Q/A JOANNA WALSH
Low-res, badly angled, pixilated, over-exposed: Joanna Walsh advocates images that reveal effort and failure – a real body of work, the human in the pixel.
It’s easy to give your body to strangers.
On-screen, at least. The camera sees only one side – might be your good side, might be your tit, your cunt, your butt. That soft flesh edged red in the flash, ass raised toward a photo taken blind, twisted to get the angle in the mirror, phone passed between thighs up the crack you never see.
Is it yours? This is a question for any representation.
This kind of “vulnerable image” is a locus of multivalent vulnerabilities – for the sender, often for the receiver, and sometimes for their extended networks. It occupies both spatial and temporal dimensions. But onscreen, the vulnerable body gets hard and flattens in response to what captures it. A digital image is a moment turned both static and durational: infinitely present and infinitely reproducible. It threatens the non-image because its durable nature suggests a stronger reality.
Sure, vulnerability happens in relation to images, but it happens to bodies, and it happens to minds. However vulnerable its content, an image itself can never be vulnerable. There is no image that does not partake of its image-nature beyond what it represents. No content can smash its form or change the way we look. (I mean both “look like” and “look at.”)
I did this for a while a few years ago, made and shared vulnerable images of myself. Out of horniness, loneliness … Did I offer vulnerability freely in an attempt to forge a kind of connection? Or did I flatten my body to a screen aesthetic to convert its vulnerability into something else?
An image consumes itself, however radically it’s presented. Image-based platforms consume the body and wordbased platforms consume the mind. A trade-off is key with the self-as-pivot, as a fungible capitalist subject. Non-fungibility is for the rich. Visual gestures of vulnerability are often too risky for the truly vulnerable. Like the future, vulnerability is “not very evenly distributed yet.” For everyone else, one body can very well replace any other, and exchangeability is an image goal. If fashion lets us tag ourselves, there are also naked hierarchies of flesh – photoshopped, posed, smoothed over, an expectation as much embedded in reading an image as in making it. Individuality is less valuable than looking “like” an image. And if its value is not realized in cash, you can expose yourself for the exposure, a word that sometimes takes the place of money in artistic communities.
My body, separated from its image, became currency. Was this a Cartesian gesture that also smashed that duality? To be flesh and image both simultaneously and separately, creating a subject of capitalism that puts their own vulnerability to work – vulnerable and exploitative, worker and boss?
There might be agency here, but the image remains hard: hard screen, hard-ons, hard cash, the only connections. How can the image return to the body’s vulnerabilities? What can an image do but perform its own invulnerability, for money or likes?
Flesh is the site of this interchange, or rather, its image. This splitting creates a dual subject whose (in)vulnerabilityaffords something else: the exchangable image’s destruction of the coherent self. The interchange of subject with subject is not only erotic, it is endotic: self in communication with self, a “narcissism” which women in particular have been missing for too long, their photos “taken” by others; an autoeroticism that destroys the straight subject and perhaps other roles too. Yeah, sex is cool but does meatspace sex ever offer quite this connection? And could – as Susan Sontag in Against Interpretation (1966) suggests as an “erotics of art – an (auto)erotics of the vulnerable image reclaim the vulnerability of work”?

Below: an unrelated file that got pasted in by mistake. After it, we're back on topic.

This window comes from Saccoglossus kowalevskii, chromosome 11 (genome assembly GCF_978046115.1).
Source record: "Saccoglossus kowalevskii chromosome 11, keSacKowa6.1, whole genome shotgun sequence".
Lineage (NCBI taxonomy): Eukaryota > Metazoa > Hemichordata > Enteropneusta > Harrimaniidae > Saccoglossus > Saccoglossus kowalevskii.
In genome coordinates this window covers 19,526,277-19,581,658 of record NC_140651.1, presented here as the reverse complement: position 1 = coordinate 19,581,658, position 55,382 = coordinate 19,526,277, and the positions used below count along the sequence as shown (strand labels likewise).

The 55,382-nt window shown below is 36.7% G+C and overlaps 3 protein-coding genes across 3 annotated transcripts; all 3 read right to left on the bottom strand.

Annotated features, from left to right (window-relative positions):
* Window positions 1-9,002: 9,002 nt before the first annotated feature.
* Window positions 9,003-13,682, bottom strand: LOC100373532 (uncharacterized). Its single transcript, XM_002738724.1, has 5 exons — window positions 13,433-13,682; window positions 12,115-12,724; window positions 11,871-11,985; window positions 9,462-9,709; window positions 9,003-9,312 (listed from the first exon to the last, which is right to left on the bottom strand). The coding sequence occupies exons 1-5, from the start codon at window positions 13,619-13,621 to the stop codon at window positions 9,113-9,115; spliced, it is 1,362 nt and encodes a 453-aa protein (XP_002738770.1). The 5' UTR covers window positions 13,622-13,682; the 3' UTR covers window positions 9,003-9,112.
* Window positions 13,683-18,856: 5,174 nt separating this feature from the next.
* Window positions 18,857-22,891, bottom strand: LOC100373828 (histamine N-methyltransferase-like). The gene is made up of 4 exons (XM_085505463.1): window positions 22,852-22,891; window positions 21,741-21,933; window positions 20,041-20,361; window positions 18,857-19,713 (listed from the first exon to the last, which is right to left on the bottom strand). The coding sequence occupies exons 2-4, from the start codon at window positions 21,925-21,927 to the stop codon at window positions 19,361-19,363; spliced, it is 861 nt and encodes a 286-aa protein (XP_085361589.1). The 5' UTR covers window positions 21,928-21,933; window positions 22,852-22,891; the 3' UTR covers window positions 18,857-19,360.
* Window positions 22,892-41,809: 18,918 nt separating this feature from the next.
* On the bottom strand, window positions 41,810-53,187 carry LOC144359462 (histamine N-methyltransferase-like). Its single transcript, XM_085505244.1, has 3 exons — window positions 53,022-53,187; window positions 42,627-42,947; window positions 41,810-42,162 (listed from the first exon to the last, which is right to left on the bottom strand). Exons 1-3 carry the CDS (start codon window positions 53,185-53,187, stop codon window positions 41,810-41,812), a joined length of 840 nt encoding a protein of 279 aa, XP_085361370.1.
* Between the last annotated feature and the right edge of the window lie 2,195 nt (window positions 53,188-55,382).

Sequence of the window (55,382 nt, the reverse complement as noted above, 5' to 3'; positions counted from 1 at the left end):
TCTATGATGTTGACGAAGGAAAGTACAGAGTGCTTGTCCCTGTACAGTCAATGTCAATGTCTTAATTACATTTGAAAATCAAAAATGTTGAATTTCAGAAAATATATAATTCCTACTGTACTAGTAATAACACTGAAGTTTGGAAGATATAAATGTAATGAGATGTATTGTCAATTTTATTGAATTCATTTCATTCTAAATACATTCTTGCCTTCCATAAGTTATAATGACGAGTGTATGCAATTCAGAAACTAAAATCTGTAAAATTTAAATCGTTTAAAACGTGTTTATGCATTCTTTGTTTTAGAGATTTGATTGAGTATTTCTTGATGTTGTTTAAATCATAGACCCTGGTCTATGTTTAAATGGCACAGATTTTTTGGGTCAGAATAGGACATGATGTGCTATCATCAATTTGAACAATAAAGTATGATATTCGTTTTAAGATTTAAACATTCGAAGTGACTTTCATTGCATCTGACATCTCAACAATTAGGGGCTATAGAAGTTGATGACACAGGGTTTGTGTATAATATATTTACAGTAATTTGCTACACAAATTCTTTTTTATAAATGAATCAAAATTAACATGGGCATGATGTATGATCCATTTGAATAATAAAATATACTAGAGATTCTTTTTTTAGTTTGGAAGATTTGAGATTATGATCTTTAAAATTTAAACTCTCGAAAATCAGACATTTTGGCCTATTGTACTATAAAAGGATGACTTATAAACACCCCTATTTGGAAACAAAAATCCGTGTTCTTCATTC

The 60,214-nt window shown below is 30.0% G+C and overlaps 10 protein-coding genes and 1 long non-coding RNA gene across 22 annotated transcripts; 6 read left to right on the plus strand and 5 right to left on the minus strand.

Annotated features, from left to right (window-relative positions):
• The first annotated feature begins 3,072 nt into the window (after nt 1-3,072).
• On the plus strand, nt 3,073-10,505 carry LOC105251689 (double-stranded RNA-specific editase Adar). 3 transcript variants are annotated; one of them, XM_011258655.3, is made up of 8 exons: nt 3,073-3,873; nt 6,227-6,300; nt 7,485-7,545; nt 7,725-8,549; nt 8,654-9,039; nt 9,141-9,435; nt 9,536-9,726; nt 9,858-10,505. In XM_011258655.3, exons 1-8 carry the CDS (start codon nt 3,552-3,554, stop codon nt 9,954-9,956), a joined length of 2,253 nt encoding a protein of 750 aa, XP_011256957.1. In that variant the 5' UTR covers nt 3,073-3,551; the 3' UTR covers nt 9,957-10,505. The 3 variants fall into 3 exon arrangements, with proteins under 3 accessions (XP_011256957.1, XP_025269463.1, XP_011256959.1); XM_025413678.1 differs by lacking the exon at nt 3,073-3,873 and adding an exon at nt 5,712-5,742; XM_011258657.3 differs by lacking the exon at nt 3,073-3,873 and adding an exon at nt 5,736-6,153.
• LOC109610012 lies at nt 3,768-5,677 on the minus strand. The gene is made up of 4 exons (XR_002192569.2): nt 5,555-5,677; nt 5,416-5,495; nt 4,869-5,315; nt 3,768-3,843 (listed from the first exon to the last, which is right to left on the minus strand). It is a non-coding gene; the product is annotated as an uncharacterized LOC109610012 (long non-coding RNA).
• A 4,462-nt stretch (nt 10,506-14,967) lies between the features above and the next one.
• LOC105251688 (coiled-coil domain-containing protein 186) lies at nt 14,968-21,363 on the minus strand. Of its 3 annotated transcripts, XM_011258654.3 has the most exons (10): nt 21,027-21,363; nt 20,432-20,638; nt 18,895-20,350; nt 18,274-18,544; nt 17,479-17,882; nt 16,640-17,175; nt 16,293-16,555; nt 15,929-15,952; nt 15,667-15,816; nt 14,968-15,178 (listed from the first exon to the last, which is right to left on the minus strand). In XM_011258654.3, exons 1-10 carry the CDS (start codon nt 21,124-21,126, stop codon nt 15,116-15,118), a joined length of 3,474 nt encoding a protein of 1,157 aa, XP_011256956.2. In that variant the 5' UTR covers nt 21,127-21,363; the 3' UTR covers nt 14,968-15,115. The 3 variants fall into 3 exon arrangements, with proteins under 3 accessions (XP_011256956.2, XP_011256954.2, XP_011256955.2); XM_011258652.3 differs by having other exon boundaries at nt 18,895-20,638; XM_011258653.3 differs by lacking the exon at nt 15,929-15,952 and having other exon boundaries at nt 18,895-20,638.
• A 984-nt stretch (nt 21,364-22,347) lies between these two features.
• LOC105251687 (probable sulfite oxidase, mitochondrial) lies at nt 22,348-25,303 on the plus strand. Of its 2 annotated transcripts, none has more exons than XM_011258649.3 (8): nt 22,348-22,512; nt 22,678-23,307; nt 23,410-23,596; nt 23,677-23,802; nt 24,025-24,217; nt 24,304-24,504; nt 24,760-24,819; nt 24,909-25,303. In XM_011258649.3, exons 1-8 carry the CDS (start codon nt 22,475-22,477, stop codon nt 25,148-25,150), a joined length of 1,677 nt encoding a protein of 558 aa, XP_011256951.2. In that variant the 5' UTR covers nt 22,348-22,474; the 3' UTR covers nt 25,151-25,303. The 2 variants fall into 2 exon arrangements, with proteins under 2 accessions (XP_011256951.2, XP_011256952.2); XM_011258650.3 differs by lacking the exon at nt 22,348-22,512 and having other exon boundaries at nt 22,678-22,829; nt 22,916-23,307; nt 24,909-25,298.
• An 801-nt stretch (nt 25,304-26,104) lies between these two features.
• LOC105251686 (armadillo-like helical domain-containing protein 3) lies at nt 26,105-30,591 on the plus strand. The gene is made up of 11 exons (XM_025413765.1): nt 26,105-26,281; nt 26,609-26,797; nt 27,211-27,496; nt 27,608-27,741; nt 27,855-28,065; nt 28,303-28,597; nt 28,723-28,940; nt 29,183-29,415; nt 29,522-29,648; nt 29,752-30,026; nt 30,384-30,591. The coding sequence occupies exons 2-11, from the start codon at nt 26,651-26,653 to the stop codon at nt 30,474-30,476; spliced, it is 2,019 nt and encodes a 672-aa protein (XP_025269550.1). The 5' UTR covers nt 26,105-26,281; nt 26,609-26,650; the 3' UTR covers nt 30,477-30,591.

The vulnerable image bears a similarity to Hito Steyerl’s “poor image,” introduced in her essay In Defense of the Poor Image (2009), in terms of quality. Often low-res, badly angled, pixilated, over-exposed: work is evident here. We see effort and failure – a real body of work – the human in the pixel. Steyerl’s anonymous “poor image is no longer about the real thing” but the vulnerable image is: the work always tied back to whoever made it, who is also its subject. What’s more, we are working these images in a new context for the “real,” that of images made by AI.
What draws us to the technical perfection of generative images made by GAN and DALL·E is their imperfections, which are different to human imperfections. Their surfaces are smooth as though made by the most technically skilled human image makers, but their philosophy is wonky. We greet these aliens with enthusiasm because of this double difference. They are both more perfect and more imperfect than we are. They alert us to qualities of human imperfection as our own way of proceeding, prompting us to (re)claim our vulnerability through imperfect images of imperfection. Where Instagram demands the development of a static, “perfect” aesthetic, recently developed apps like BeReal demand one unposed shot, taken at a random time every day. Keeping it real re-casts the vulnerability of flesh as process: temporality, repetition, exchange.
Vulnerability is re-located not in the image but in the network. It takes for granted Steyerl’s definition of the “reality” of the poor image as “its own real conditions of existence: about swarm circulation, digital dispersion, fractured and flexible temporalities.” The vulnerability of the vulnerable image is not an aesthetic but relies on the vulnerability of aesthetics: constantly mobile, shedding, changing. It creates an aesthetic that is not about image at all.
JOANNA WALSH is a multidisciplinary writer for print, digital, and performance, and is the author of eleven books, several written in collaboration with AI.